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This article was published on December 5, 2011


    Yesterday’s arrest of Syrian blogger Razan Ghazzawi sparks online search

    Yesterday’s arrest of Syrian blogger Razan Ghazzawi sparks online search
    Nancy Messieh
    Story by

    Nancy Messieh

    Lesotho-born and raised, Nancy Messieh, The Next Web's Middle East Editor, is an Egyptian writer and photographer based in Cairo, Egypt. Fol Lesotho-born and raised, Nancy Messieh, The Next Web's Middle East Editor, is an Egyptian writer and photographer based in Cairo, Egypt. Follow her on Twitter, her site or Google+ or get in touch at [email protected]

    According to the Syrian Center for Media and Freedom of Expression (SCM), Syrian blogger and activist Razan Ghazzawi was arrested by police at the Syrian-Jordanian border yesterday.

    The US-born Syrian blogger, one of the few in the country who blogs under her real name, was on her way to attend a conference about the freedom of press, entitled ‘Defenders and Media Freedom in the Arab World,’ taking place in Amman. Upon reaching the border, she was detained.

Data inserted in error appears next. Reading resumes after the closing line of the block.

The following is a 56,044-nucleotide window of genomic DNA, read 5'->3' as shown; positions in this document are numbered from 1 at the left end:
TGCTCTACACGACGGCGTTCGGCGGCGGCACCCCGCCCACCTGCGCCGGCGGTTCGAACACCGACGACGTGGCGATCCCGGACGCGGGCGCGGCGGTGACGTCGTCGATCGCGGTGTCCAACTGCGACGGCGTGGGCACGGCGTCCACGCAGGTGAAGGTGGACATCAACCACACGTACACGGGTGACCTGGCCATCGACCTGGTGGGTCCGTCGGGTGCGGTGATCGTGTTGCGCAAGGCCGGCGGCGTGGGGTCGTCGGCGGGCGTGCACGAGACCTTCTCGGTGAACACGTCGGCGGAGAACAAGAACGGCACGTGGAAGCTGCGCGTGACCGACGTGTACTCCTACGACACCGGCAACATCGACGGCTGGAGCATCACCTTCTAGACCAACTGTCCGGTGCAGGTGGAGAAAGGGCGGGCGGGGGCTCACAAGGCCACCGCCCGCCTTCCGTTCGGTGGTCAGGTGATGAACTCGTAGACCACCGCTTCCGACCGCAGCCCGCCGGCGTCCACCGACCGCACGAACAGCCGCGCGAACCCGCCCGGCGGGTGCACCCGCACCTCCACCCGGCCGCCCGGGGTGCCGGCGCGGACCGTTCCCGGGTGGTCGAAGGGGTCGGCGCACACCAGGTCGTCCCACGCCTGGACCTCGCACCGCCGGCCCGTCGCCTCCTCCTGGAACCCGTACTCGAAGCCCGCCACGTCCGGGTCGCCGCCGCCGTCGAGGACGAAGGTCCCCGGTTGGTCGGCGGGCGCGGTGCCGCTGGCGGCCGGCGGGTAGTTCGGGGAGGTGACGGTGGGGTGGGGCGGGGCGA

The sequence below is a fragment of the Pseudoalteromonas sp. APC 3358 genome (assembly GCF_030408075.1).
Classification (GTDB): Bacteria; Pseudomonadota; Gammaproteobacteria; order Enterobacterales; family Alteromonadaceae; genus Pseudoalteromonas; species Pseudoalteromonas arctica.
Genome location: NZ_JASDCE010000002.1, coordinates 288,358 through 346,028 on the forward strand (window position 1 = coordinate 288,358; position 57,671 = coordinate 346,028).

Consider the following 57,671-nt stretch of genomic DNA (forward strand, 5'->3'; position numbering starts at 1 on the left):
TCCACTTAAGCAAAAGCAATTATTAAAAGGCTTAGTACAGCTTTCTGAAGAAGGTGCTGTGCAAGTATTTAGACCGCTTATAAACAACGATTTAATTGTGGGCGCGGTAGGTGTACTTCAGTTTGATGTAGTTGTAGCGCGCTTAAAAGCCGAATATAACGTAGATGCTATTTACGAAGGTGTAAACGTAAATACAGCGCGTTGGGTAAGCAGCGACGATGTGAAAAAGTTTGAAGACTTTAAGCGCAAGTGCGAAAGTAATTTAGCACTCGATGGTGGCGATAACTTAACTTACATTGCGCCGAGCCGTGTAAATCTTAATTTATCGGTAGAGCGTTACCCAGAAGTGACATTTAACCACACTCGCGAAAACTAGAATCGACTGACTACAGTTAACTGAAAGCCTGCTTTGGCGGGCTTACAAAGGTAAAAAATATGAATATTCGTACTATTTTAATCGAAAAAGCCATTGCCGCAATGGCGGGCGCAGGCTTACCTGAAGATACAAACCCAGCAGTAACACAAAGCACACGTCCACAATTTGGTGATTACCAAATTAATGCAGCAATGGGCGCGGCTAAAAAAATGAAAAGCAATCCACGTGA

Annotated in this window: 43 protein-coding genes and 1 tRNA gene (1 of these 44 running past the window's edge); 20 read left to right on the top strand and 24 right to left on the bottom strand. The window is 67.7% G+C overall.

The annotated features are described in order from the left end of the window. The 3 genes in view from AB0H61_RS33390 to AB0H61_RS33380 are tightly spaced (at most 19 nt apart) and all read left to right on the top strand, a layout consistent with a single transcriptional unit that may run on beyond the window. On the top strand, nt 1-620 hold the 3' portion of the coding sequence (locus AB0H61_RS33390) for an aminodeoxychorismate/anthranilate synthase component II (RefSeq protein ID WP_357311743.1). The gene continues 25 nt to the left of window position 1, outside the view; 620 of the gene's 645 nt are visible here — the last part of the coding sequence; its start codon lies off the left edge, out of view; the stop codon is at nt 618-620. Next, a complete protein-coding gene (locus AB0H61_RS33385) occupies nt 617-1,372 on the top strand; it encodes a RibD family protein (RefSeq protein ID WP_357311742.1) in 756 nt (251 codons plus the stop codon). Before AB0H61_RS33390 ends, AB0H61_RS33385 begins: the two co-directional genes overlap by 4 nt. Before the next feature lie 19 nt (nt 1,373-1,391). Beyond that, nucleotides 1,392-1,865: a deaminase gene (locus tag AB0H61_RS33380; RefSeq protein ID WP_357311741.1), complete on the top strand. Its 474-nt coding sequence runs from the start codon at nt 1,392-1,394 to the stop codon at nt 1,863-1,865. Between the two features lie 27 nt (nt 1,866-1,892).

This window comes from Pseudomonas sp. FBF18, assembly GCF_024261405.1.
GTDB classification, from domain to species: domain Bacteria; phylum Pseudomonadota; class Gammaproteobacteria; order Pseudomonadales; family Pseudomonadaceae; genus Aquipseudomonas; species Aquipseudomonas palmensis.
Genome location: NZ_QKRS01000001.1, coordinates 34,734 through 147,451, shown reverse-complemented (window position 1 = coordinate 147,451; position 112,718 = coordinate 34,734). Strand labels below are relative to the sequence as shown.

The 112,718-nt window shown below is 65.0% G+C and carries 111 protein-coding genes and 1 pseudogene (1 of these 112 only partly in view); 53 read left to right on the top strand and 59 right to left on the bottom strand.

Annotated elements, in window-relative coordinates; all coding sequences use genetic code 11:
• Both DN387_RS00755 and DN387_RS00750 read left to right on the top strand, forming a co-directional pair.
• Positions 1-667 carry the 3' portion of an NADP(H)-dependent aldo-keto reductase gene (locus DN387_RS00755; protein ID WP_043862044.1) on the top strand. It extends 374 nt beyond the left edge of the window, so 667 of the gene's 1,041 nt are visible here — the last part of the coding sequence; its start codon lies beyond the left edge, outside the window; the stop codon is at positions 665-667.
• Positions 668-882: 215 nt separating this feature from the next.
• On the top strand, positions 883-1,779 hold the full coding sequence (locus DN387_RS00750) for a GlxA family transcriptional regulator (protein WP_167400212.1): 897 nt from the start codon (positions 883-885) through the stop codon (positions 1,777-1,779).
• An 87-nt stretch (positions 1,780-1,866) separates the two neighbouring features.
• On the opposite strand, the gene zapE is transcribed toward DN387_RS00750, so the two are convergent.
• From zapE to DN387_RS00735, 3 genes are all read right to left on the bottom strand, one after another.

Since the beginning of the uprising in March in Syria, her blog has been used to document arrests in the country, and the last blog post she made before her arrest was to announce the release of fellow Syrian blogger Hussein Ghrer. Blogging since 2009, Razan works as a media officer at the SCM.

    A site collating all the available information on Razan’s arrest reads:

    Prominent Syrian blogger and activist Razan Ghazzawi was arrested today (December 4th, 2011) at the Syrian-Jordanian border while on her way to attend a workshop for advocates of press freedoms in the Arab world.

    A Facebook page has been created calling for Razan’s release and already has over 3,000 likes.

    Syria, and its neighbours, have proven to be an intolerant ground for bloggers. Syrian developer Anas Maarawi was arrested in July in Damascus, released almost 2 months later. Bloggers and activists in Saudi Arabia, Morocco, Egypt and beyond, continue to find themselves the target of authoritarian regimes. A watchful eye on statements made on social networking sites like Facebook and Twitter has also led to yet more arrests in the region this year.

    For tips on what you can do to help, take a look at this list.